This is a look back at what has happened during the week.
Below are this week’s paintings where I explore the use of colors. I have become better at seeing and working with contrasts compared to a month ago.
One from Many
I mentioned last week that I planned to review On Dialogue by David Bohm. Well, I started re-reading Dee Hock‘s One from Many instead. It’s an amazing book! I read the book six years ago. Dee Hock’s insights are more profound than I realized back then.
Dee Hock tries to determine the organizational principles that would emulate the principles that Nature seems to use. Dee Hock believes that what makes an organization effective is a common purpose and shared principles. The purpose is a clear statement what the community hopes to achieve together — that which binds the community together mentally and emotionally. The purpose is not an objective.
Dee Hock writes that there is a place for control. You need, for example, a dust-free environment if you want a perfect silicon chip. But the fact that control is useful for a limited set of purposes doesn’t imply that it is the best way to run an organization. Interestingly, this is contrary to Watts Humphrey’s key assumptions in the CMM, PSP, and TSP, and to Gerard Endenburg’s assumptions in sociocracy. Sociocracy provides a “control machinery”.1
Below are this week’s notes to myself based on my reading of Dee Hock:
- Organizing is agreeing. Agreeing is organizing.
- Generative organizing is a continual process, as alive as the people involved.
- Spontaneous order out of chaos can only happen as long as control is kept on a leash.
- We need to rethink the very nature of the organizations in which we are enmeshed.
- Principles educe behavior. Rules compel it.
- If you don’t value Life itself your organization will, in time, turn toxic.
- Chaordic software development is agile.
Institutions in the Age of Mindcrafting
Dee Hock’s speech at the Bionomics Annual Conference, in 1994, on Institutions in the Age of Mindcrafting covers topics that also can be found in One from Many. Dee Hock asks what would be the nature, not the structure, of an ideal organization if anything imaginable was possible. He gives examples of the principles that emerged from his work with Visa:
- It must be equitably owned by all participants.
- No member should have an intrinsic preferential position.
- All advantage must result from indiviudal ability and initiative.
- Power and function musst be distributive to the maximum degree.
- It must be infinitely yet extremely durable.
- It must embrace diversity and change.
Dee Hock emphasizes that everything has both intended and unintended consequences. The intended consequences may or may not happen, while the unintended consequences always do. He writes that a clear purpose and principles, give rise to complex, intelligent behavior, while rules and regulations give rise to simple, stupid behavior.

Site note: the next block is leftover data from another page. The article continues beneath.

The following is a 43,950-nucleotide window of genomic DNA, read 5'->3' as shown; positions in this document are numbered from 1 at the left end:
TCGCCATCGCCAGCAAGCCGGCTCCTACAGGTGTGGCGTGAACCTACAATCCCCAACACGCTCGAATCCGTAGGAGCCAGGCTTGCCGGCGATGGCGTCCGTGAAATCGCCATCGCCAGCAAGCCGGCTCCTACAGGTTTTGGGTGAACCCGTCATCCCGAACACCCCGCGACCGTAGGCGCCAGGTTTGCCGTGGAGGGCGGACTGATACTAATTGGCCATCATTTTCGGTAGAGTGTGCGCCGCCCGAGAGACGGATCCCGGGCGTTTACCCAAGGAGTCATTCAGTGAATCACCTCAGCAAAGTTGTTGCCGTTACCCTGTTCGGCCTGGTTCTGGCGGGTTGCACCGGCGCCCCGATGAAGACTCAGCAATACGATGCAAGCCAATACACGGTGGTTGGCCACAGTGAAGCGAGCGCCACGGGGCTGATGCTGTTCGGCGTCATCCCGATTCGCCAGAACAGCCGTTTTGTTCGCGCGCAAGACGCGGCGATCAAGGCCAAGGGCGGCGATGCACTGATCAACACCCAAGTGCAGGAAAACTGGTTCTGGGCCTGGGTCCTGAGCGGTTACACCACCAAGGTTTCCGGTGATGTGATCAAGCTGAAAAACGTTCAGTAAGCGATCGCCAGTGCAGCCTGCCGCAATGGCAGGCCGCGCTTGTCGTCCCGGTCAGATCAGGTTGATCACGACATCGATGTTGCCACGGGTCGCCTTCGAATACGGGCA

Cardiologist at Karolinska: “I am engaged in civil disobedience at work”
I found an article, Hjärtläkare på Karolinska: ”Jag ägnar mig åt civil olydnad på jobbet” (Dagens Nyheter 2019-05-10) by Lisa Röstlund, on how civil disobedience at work becomes necessary when the organization, in this case the Karolinska University Hospital, is controlled as a machine. Inger Hagerman, who is a cardiologist, says (my translation in italics):
– Det här är en konsultprodukt, och det märks väldigt mycket. … Men det här är inte produkter, patienterna är levande, komplexa människor i en kunskapsorganisation som också är väldigt komplex. Det var för svårt för konsulterna att ta in, tror jag.
– This is a consulting product, and it is very noticeable. … But these are not products, the patients are living, complex people in a knowledge organization that is also very complex. It was too difficult for the consultants to take in, I believe.
– När man pratar med människor i alla delar av vården har alla bra tankar om arbetssätt och förbättringar. Men det fanns ingen som ville lyssna på dem.
– When talking to people in all parts of the care, everyone has good thoughts about working methods and improvements. But there was no one who wanted to listen to them.
– Förut hade vi möten och ronder och diskuterade. Samarbete och konsensus. Nu skickar vi patienter med papper mellan varandra, vilket är fullständigt absurt.
– Previously we had meetings and rounds and discussed. Cooperation and consensus. Now we send patients with paperwork between each other, which is completely absurd.
What if Karolinska had used a chaordic approach instead — or, at least, had listened to the local expertise?
1 Sociocracy provides, in Gerard Endenburg’s own words, the “control machinery” needed for seeking solutions to “literally all problems and conflicts.” See Gerard Endenburg, Sociocracy: The organization of decision-making (Eburon, 1998), p. 6.